John Burnett John Burnett is the Southwest Correspondent on the National Desk.
John Burnett at NPR headquarters in Washington, D.C., September 27, 2018. (photo by Allison Shelley)
Stories By

John Burnett

Pastor Jamie Coots holds a snake at Full Gospel Tabernacle in Jesus Name Church in Middlesboro, Ky., last year. NGO hide caption

toggle caption
NGO

For Snake-Handling Preacher, 10th Bite Proves Fatal

  • Download
  • <iframe src="https://www.npr.org/player/embed/278667290/278667291" width="100%" height="290" frameborder="0" scrolling="no" title="NPR embedded audio player">
  • Transcript

SpaceX's Dragon spacecraft atop rocket Falcon 9 lifts off from Cape Canaveral in Florida in May 2012. The launch made SpaceX the first commercial company to send a spacecraft to the International Space Station. Roberto Gonzalez/Getty Images hide caption

toggle caption
Roberto Gonzalez/Getty Images

Jess Escalante (right), the 70-year-old founder of Mariachi Norteno, plays his guitarrón in a recent Mass for Our Lady of Guadalupe inside St. Joseph Catholic Church in Houston. He's joined by Jose Martinez. John Burnett/NPR hide caption

toggle caption
John Burnett/NPR

'Our Soul Music Is Mariachi Music': Houston's Mexican Mass

  • Download
  • <iframe src="https://www.npr.org/player/embed/259389094/259533052" width="100%" height="290" frameborder="0" scrolling="no" title="NPR embedded audio player">
  • Transcript

In his music, Josh Garrels says, he tries to "peel back layers" of what it means to be a Christian. Sasha Arutyunova/Courtesy of the artist hide caption

toggle caption
Sasha Arutyunova/Courtesy of the artist

A Christian Musician With More Questions Than Answers

  • Download
  • <iframe src="https://www.npr.org/player/embed/255454906/257268857" width="100%" height="290" frameborder="0" scrolling="no" title="NPR embedded audio player">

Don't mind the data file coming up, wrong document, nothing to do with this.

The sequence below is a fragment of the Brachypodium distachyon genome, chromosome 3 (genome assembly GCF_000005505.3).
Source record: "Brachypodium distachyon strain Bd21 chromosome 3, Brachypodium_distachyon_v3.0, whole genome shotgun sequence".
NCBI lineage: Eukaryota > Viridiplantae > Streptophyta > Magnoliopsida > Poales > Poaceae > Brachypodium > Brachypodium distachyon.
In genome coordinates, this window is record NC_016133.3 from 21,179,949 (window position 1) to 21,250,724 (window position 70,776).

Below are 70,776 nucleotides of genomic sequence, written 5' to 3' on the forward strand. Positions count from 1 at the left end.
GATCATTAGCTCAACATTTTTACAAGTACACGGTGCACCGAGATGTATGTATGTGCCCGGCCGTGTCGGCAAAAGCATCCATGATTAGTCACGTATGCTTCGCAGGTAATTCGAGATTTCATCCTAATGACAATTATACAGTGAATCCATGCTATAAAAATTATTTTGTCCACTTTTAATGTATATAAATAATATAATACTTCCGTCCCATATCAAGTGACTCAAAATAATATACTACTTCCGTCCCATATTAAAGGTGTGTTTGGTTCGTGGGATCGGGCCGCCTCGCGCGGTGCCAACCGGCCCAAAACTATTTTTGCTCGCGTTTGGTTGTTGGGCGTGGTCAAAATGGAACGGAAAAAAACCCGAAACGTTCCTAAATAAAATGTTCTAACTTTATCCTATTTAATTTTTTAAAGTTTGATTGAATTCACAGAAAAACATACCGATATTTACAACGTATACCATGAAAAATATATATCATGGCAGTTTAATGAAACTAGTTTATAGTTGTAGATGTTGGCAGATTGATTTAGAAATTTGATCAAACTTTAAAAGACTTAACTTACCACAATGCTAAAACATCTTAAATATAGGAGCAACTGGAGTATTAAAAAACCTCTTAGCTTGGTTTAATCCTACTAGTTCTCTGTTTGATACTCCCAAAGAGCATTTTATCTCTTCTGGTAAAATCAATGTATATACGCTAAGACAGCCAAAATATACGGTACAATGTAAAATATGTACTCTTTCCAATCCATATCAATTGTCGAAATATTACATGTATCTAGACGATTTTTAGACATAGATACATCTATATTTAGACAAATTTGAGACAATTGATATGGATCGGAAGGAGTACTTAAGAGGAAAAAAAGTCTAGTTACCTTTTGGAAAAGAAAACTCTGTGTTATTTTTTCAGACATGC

• Transcript

Taylor Muse (front), lead singer of the Austin indie-rock band Quiet Company, says the group is ready to be seen as more than just "the atheist band." Courtesy of the artist hide caption

toggle caption
Courtesy of the artist

For An Ex-Christian Rocker, Faith Lost Is A Following Gained

  • Download
  • <iframe src="https://www.npr.org/player/embed/247338182/249094598" width="100%" height="290" frameborder="0" scrolling="no" title="NPR embedded audio player">
  • Transcript

John Brown, the head of Zion Oil & Gas, believes the Bible will help him find oil in Israel. The company, which is listed on Nasdaq, has so far spent $130 million and drilled four dry holes. Brown is shown here at one of the company's drilling rigs in Israel. Courtesy of Zion Oil hide caption

toggle caption
Courtesy of Zion Oil

Drilling For Oil, Based On The Bible: Do Oil And Religion Mix?

  • Download
  • <iframe src="https://www.npr.org/player/embed/247465505/247468827" width="100%" height="290" frameborder="0" scrolling="no" title="NPR embedded audio player">
  • Transcript

Kanniks Kannikeswaran leads the Greater Cincinnati Indian Community Choir in 2012, as it competes at the World Choir Games in Cincinnati. Courtesy of Kanniks Kannikeswaran hide caption

toggle caption
Courtesy of Kanniks Kannikeswaran

Todd Fadel, at piano, leads singers at a recent gathering of Beer & Hymns at First Christian Church Portland. John Burnett/NPR hide caption

toggle caption
John Burnett/NPR

To Stave Off Decline, Churches Attract New Members With Beer

  • Download
  • <iframe src="https://www.npr.org/player/embed/242301642/242738447" width="100%" height="290" frameborder="0" scrolling="no" title="NPR embedded audio player">
  • Transcript

Trumpeter Wynton Marsalis performs his Abyssinian Mass in 2008. Frank Stewart/Jazz at Lincoln Center hide caption

toggle caption
Frank Stewart/Jazz at Lincoln Center

Pastor Jamie Coots holds a snake at Full Gospel Tabernacle in Jesus Name Church of Middlesboro, Ky. NGO hide caption

toggle caption
NGO

Church elder Elwood Cornett preaches at a recent reunion of Old Regular Baptists. Brother Don Pratt is seated behind him in a blue shirt and tie. Cindy Johnston/NPR hide caption

toggle caption
Cindy Johnston/NPR

Andrew Hamblin preaches while holding a snake above his head, LaFollette, Tenn. Ciaran Flannery/NGT hide caption

toggle caption
Ciaran Flannery/NGT

Snake-Handling Preachers Open Up About 'Takin' Up Serpents'

  • Download
  • <iframe src="https://www.npr.org/player/embed/226838383/229279137" width="100%" height="290" frameborder="0" scrolling="no" title="NPR embedded audio player">
  • Transcript